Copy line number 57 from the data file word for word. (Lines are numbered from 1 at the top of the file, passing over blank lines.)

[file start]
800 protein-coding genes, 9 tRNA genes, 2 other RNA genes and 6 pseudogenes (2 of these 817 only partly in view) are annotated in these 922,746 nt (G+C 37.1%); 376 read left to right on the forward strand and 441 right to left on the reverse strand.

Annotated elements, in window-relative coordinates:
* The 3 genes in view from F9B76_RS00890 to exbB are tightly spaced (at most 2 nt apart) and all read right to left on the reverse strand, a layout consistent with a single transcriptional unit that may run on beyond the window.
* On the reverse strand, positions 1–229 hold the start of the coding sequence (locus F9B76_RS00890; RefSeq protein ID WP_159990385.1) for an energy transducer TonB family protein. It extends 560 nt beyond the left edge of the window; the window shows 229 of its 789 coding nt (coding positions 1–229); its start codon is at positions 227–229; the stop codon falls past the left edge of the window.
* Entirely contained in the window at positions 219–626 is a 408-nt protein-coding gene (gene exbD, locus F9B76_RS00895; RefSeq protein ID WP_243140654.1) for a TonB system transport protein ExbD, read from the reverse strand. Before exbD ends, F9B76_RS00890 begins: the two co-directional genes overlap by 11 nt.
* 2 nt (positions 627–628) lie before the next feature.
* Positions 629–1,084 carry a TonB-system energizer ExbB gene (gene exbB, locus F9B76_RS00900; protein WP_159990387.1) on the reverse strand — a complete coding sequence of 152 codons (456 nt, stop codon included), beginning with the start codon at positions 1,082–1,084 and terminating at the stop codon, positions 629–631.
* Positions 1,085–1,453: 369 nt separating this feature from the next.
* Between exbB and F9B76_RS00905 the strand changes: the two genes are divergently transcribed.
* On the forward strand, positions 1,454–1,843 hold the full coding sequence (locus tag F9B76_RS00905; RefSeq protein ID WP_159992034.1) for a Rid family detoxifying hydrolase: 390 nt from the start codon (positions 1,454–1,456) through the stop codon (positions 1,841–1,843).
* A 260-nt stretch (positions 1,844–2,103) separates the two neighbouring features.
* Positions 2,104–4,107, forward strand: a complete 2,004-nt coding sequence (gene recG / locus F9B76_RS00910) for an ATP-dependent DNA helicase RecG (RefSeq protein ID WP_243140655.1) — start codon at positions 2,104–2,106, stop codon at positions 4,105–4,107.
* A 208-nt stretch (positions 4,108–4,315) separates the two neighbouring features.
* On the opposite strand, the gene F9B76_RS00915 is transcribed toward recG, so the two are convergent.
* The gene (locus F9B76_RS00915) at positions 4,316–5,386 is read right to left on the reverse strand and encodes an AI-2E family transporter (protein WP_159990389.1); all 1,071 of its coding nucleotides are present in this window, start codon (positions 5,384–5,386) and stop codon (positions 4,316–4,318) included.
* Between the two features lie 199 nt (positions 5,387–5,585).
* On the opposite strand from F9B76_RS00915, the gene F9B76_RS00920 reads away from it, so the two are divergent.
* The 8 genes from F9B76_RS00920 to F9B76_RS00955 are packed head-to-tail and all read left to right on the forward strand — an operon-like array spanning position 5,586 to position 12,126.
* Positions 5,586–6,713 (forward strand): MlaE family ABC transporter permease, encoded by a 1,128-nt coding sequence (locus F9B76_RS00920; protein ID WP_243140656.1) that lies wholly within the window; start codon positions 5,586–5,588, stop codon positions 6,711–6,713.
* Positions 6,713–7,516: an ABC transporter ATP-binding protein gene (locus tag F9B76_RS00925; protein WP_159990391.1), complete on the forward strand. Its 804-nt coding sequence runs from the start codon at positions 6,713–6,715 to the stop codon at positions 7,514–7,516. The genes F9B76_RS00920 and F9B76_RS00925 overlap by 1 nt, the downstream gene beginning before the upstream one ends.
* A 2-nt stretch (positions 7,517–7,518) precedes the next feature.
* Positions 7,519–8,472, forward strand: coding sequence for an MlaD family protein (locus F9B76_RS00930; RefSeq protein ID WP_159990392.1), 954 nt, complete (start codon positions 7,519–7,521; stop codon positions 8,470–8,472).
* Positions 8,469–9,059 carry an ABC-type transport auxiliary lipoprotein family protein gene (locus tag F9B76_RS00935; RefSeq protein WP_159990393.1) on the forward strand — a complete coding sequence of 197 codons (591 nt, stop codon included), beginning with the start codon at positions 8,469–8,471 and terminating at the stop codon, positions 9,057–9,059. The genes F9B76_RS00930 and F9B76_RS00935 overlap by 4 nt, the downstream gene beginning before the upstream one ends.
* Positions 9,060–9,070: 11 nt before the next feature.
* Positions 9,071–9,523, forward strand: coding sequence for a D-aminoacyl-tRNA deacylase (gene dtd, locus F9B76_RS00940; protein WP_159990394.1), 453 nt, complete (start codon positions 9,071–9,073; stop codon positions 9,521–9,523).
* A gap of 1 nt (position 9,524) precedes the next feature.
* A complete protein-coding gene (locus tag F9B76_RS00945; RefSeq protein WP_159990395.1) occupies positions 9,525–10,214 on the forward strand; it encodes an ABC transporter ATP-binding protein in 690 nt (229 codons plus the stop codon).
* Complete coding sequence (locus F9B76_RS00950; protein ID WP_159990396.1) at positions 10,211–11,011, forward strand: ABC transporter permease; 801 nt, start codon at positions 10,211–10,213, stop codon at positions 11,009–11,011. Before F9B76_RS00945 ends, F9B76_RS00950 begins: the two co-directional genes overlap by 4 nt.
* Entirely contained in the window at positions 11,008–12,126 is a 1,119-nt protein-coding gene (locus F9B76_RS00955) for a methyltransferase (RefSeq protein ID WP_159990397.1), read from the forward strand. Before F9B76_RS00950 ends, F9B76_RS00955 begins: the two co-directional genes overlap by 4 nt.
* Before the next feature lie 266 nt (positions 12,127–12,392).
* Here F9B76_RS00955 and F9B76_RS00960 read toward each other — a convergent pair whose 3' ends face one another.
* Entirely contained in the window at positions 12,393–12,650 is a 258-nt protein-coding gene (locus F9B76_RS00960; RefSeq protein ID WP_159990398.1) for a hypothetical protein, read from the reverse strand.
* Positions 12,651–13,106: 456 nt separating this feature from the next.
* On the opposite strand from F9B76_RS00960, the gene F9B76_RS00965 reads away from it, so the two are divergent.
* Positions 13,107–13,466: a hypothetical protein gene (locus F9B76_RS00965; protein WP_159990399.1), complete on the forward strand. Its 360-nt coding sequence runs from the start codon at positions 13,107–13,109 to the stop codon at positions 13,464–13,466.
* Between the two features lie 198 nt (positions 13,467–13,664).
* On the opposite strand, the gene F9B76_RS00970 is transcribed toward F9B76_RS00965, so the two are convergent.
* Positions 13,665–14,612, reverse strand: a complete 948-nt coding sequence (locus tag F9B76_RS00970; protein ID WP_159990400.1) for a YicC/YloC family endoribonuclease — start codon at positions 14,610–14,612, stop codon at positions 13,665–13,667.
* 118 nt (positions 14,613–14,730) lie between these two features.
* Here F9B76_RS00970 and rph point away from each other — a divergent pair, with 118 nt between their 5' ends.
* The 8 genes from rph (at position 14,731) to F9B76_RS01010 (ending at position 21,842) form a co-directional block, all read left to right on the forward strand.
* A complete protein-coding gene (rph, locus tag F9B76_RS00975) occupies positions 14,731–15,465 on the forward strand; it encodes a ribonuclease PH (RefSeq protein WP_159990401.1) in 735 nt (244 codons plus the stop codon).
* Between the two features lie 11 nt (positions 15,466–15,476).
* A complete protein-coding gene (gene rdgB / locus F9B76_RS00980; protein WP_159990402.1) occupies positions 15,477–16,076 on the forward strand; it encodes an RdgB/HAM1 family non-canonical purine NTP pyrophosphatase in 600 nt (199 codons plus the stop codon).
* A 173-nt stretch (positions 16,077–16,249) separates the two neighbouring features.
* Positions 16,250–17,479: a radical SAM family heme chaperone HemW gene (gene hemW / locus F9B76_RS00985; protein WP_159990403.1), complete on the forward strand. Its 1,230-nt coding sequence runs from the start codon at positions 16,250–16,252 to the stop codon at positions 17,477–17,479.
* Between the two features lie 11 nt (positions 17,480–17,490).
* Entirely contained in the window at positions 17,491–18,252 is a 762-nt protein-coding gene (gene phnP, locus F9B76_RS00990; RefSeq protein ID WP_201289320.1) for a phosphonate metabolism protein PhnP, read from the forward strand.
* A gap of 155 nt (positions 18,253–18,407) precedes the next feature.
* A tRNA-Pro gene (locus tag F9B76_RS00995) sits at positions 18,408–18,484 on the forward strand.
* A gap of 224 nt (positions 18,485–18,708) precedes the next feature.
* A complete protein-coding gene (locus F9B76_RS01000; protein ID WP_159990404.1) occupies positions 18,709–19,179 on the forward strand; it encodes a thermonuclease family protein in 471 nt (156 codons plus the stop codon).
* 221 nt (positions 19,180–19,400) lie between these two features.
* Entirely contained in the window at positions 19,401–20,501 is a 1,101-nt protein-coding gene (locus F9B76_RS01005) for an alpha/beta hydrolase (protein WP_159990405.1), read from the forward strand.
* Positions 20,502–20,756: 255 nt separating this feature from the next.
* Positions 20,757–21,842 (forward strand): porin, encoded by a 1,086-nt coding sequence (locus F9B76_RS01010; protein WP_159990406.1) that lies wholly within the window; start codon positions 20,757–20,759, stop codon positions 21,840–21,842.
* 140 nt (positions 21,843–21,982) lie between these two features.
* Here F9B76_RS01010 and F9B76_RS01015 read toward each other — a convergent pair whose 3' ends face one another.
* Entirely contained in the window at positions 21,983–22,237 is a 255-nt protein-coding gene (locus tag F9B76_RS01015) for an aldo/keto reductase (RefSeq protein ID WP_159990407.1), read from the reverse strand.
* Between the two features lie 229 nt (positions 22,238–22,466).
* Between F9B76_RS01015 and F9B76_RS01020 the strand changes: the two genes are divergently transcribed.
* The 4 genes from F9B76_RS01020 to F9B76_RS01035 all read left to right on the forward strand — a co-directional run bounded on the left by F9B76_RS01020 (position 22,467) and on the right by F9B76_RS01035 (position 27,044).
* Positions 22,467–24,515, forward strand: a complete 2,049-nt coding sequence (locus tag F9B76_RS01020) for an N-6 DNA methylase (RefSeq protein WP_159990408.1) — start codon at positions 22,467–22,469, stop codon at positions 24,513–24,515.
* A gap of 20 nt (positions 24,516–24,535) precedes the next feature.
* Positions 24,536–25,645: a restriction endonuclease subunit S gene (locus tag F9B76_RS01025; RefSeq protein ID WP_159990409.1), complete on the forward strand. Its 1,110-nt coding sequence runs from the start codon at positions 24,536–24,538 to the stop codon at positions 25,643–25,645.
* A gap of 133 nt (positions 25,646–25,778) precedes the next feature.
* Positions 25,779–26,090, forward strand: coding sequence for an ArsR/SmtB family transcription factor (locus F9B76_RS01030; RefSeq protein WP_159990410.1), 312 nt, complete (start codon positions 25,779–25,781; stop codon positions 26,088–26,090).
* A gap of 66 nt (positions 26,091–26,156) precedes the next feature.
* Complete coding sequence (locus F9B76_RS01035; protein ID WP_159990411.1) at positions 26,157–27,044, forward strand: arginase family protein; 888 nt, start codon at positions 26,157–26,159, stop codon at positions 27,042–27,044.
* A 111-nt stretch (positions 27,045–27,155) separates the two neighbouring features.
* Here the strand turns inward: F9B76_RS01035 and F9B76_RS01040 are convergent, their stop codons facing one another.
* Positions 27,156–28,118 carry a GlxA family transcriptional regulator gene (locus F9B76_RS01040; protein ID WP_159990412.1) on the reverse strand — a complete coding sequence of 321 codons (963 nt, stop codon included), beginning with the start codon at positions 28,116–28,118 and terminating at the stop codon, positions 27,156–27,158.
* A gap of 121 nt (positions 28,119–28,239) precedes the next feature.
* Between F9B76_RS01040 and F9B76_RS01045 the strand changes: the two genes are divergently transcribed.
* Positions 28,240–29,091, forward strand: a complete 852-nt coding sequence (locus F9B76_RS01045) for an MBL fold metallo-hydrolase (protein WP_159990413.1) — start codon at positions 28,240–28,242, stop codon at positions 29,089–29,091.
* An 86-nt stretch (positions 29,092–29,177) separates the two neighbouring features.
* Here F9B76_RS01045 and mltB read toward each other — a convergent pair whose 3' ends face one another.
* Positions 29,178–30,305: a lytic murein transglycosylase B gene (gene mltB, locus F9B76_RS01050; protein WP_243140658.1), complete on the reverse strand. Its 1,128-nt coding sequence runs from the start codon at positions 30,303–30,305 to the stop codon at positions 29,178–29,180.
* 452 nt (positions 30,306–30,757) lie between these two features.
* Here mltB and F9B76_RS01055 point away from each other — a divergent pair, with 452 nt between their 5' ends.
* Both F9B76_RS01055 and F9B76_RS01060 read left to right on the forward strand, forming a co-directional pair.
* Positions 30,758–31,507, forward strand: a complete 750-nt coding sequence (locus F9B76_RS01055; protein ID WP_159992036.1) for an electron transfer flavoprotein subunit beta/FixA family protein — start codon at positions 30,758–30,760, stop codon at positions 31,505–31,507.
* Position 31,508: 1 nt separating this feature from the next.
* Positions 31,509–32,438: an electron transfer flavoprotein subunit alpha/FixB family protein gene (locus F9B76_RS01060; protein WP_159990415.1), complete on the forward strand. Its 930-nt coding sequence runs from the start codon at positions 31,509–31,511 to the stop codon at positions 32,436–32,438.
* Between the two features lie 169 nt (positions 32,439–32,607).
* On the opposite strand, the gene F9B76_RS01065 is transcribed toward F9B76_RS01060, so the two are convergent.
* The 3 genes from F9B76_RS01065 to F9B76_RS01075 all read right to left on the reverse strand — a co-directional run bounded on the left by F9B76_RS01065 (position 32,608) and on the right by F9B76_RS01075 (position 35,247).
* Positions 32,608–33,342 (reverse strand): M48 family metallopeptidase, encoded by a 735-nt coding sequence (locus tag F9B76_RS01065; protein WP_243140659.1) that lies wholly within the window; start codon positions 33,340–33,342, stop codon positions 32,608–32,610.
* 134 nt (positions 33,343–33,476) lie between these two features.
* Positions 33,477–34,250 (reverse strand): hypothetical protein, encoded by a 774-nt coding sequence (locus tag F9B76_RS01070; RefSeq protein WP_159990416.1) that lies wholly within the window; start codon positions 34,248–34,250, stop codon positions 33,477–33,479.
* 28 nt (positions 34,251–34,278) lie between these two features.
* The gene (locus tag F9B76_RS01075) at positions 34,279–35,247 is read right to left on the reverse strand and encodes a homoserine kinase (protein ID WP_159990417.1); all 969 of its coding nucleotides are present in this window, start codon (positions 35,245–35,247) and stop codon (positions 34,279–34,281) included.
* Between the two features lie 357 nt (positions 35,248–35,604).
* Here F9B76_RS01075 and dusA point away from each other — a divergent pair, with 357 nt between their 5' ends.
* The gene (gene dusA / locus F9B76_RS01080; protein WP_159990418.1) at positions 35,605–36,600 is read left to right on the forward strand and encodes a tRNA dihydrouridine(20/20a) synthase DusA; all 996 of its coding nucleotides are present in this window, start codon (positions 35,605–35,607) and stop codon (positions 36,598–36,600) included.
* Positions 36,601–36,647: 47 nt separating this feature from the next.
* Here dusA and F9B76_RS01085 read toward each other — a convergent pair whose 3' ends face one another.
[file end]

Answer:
* 140 nt (positions 21,843–21,982) lie between these two features.